Gov. Jerry Brown looks like a shoo-in for re-election. But when you look at California and its political fundamentals, the reason for Brown’s standing has less to do with Brown than the lack of alternatives.

The governor is a tree standing in the desert. The Republican Party seems incapable of producing a winning candidate. And none of the next-generation Democrats who could challenge Brown seem inclined to do so. Brown, whatever his faults, is good at winning elections.

All that said, less than a majority of Californians think the state is headed in the right direction. This should make an incumbent vulnerable. There’s even a winning message for a campaign against Brown; the trouble is there is no obvious candidate to convey that message.

And that message is: “Under Jerry Brown, you’re paying more for less.” Not just more in taxes (let’s be fair, since a ¼ cent increase in sales tax isn’t much, and the Prop 30 income tax increases were targeted on the rich) but increases in fees, in the cost of living, and in a host of expenses that are tied to cuts in services. Californians must pay more to send their children to public schools, to universities, to use the roads (in repairs and in many cases, tolls).

But we are getting less. Less school. Less in services.

And Brown has made clear that we can expect more of the same. Indeed, he’s celebrated this state of affairs, taking a victory tour of sorts after Prop 30.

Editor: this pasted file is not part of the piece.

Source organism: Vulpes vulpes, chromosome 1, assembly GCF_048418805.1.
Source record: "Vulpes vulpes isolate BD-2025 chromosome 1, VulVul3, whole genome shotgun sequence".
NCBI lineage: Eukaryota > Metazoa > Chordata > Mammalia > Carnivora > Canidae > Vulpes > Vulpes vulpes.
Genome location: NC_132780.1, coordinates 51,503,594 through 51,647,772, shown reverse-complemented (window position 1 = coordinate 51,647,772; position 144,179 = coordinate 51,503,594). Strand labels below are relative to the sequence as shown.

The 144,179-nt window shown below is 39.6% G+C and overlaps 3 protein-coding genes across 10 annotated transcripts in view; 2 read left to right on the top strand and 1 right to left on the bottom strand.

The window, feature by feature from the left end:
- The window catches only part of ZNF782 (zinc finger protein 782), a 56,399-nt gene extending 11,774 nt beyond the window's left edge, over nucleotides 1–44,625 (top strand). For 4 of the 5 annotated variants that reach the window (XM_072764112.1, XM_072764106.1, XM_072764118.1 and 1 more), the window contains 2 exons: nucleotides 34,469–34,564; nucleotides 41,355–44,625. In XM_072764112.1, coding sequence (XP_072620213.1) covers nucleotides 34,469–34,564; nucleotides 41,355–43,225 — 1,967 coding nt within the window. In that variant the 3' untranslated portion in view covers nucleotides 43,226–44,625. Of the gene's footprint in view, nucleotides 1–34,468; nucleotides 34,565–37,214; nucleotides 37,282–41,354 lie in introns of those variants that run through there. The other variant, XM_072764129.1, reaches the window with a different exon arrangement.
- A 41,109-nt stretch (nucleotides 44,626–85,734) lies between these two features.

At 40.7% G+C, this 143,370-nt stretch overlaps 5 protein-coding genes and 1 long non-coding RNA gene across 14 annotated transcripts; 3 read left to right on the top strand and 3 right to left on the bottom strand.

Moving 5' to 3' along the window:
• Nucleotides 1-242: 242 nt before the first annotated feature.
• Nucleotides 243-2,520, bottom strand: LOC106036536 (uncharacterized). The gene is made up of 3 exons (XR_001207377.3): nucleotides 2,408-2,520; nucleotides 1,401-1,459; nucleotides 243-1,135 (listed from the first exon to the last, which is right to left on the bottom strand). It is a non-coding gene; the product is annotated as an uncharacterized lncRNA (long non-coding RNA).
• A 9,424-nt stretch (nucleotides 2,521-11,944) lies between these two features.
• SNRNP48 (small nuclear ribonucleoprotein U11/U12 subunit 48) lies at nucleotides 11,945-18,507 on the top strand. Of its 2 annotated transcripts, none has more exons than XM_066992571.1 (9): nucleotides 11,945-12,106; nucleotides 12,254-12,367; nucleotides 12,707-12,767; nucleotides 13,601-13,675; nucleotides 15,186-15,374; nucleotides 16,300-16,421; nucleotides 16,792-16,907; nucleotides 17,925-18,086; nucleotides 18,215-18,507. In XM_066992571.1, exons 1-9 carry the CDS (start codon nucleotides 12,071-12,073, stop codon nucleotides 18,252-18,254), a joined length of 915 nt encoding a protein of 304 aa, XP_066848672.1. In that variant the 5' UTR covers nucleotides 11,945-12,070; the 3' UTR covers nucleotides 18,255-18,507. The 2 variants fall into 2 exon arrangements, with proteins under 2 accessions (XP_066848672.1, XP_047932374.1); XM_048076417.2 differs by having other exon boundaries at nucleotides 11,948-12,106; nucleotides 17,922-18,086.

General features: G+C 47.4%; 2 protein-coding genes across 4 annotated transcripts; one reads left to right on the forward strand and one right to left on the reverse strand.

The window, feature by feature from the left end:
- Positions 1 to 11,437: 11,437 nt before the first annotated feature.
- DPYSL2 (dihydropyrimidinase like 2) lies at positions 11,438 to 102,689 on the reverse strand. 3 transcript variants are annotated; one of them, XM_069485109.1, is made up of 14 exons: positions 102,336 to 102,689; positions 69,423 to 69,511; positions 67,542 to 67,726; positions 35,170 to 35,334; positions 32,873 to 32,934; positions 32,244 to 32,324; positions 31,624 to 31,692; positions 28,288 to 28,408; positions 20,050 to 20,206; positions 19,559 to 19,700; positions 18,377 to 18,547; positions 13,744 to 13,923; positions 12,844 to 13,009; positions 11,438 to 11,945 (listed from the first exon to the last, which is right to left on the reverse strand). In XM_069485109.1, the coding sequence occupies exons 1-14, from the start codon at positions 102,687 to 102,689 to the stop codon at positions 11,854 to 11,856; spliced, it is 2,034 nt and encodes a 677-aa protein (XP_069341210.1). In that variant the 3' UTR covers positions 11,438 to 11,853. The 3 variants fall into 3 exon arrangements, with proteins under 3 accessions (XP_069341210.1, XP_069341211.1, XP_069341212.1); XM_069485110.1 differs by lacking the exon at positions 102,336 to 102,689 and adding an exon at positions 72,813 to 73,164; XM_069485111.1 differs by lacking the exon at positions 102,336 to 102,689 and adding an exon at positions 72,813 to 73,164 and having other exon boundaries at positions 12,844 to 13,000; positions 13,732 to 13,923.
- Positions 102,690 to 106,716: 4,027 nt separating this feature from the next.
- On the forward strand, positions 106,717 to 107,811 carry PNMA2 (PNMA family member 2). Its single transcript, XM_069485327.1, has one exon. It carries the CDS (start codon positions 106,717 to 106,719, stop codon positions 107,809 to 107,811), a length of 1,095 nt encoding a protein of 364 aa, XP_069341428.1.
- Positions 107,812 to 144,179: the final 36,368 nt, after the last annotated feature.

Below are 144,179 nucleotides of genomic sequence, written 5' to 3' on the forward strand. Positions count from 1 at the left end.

To win, a candidate would have to combine that message with a credible plan to make things better. The good news is that there are a lot of such plans already lying around. There are tax reform plans that, whatever their flaws, represent an improvement on the status quo. And there are a host of things we could do on education and other services – more instruction time, better trained teachers, lower tuition – if we had more money.

It would be nice if someone stepped up and ran this kind of campaign. Such a campaign could win if the right candidate could be found. And even if Brown were to survive a campaign and win, he could be forced to commit to stop embracing the austerity of today and start taking on bigger reforms and challenges.